A guest post by Jessica Luo, Ph.D, Marine Biology and Fisheries at the Rosenstiel School of Marine and Atmospheric Science, University of Miami.
The most recent Paris conference on climate change, COP21, underscored how critical it is to understand and manage the impacts of climate change in all aspects of the human and earth ecosystem.
A key part of that is the oceans. Understanding how the base of the food web responds to, and also potentially modifies, the environment, is a critical indicator. The first Data Science Bowl gave us a powerful tool to do just that. The Bowl yielded a fundamentally different kind of image-classification technique to the field of plankton imaging.
Why plankton? You might remember that plankton ecology answers wide-ranging questions, from fisheries to how the ocean responds to climate change.
Within marine ecology, previous methods for analyzing plankton imaging data ranged from time-consuming manual analyses to semi-automated classification, which used classifiers such as Random Forest and Support Vector Machine, but still required manual verification of the images. The scientific process was often delayed by months to years as a result.
With any one of the top solutions from the Data Science Bowl, all using Convolutional Neural Nets, we would have gotten significant increases in classification accuracy, but the Data Science Bowl specifically allowed us to:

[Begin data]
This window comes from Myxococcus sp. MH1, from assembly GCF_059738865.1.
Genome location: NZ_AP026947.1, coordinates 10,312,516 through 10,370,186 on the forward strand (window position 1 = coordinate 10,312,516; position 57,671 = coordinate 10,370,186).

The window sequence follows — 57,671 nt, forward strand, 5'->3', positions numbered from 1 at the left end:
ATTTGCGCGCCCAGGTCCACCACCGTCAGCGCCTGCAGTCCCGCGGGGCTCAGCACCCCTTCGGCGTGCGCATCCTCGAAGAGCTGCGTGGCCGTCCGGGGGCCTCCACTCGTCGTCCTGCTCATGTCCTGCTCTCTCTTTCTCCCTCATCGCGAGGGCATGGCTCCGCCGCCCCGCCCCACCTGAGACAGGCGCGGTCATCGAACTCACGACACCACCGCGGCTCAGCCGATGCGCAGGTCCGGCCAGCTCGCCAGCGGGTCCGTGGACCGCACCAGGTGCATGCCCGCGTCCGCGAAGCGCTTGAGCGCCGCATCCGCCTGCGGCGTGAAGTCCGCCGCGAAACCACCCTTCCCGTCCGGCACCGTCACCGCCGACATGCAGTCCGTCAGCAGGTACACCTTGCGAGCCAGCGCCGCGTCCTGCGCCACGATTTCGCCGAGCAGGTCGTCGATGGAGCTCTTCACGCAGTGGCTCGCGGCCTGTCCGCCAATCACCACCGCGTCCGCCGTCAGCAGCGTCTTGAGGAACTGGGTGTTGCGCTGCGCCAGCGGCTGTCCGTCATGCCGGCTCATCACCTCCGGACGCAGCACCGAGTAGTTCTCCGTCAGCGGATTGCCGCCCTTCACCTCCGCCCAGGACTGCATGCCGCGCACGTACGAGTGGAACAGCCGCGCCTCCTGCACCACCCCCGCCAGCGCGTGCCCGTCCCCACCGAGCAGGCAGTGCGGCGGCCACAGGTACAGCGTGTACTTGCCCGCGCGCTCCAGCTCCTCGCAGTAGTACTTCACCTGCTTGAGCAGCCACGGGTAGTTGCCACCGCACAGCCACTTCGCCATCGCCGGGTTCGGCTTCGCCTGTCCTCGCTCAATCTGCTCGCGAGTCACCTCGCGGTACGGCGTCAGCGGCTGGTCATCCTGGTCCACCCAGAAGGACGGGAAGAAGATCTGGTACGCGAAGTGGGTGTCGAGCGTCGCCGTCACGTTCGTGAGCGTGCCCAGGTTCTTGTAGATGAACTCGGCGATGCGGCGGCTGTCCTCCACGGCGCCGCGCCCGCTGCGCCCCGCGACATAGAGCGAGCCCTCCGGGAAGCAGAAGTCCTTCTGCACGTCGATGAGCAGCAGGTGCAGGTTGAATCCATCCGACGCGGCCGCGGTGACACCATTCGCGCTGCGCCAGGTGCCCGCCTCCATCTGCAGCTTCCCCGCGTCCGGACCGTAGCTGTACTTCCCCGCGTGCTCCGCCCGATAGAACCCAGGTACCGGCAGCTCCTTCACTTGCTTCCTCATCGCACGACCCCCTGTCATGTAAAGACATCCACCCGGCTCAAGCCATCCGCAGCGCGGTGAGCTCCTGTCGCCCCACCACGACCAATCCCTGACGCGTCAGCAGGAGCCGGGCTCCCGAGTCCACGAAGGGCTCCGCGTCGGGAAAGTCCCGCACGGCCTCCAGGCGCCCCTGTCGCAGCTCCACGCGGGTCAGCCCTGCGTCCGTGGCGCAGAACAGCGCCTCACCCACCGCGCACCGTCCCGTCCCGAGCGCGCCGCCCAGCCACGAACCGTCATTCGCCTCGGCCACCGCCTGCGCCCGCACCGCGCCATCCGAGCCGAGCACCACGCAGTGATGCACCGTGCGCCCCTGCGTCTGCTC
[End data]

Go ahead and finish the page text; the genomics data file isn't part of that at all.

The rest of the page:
- Quantify and comprehensively evaluate a suite of classification schemes to find the very best ones
- Connect our scientific team with the top machine learning and computer vision researchers in the world; this has cascaded into a suite of activity at Oregon State University, and also in France at the University of Pierre and Marie Curie, in quickly utilizing the solutions from the competition in a variety of plankton imaging systems
Currently, we are working with one of the authors of a top-placing team, Dr. Benjamin Graham of the University of Warwick, on implementation of his technique, “Sparse Convolutional Neural Nets.”
The timing for this breakthrough was perfect—within the plankton imaging/ecology field, our collective needs had progressed to a point where we were no longer able to solve them in-house, and needed to quickly find outside solutions. The Data Science Bowl connected two rapidly changing fields (plankton ecology and computer vision) to solve a global problem.
Last year’s Data Science Bowl played a significant part in facilitating rapid analysis of the marine environment—which is essential for advancing knowledge and providing a better earth for generations to come. I can’t wait to see what the impact of this year’s competition can be for the field of medicine!
—Written by Jessica Luo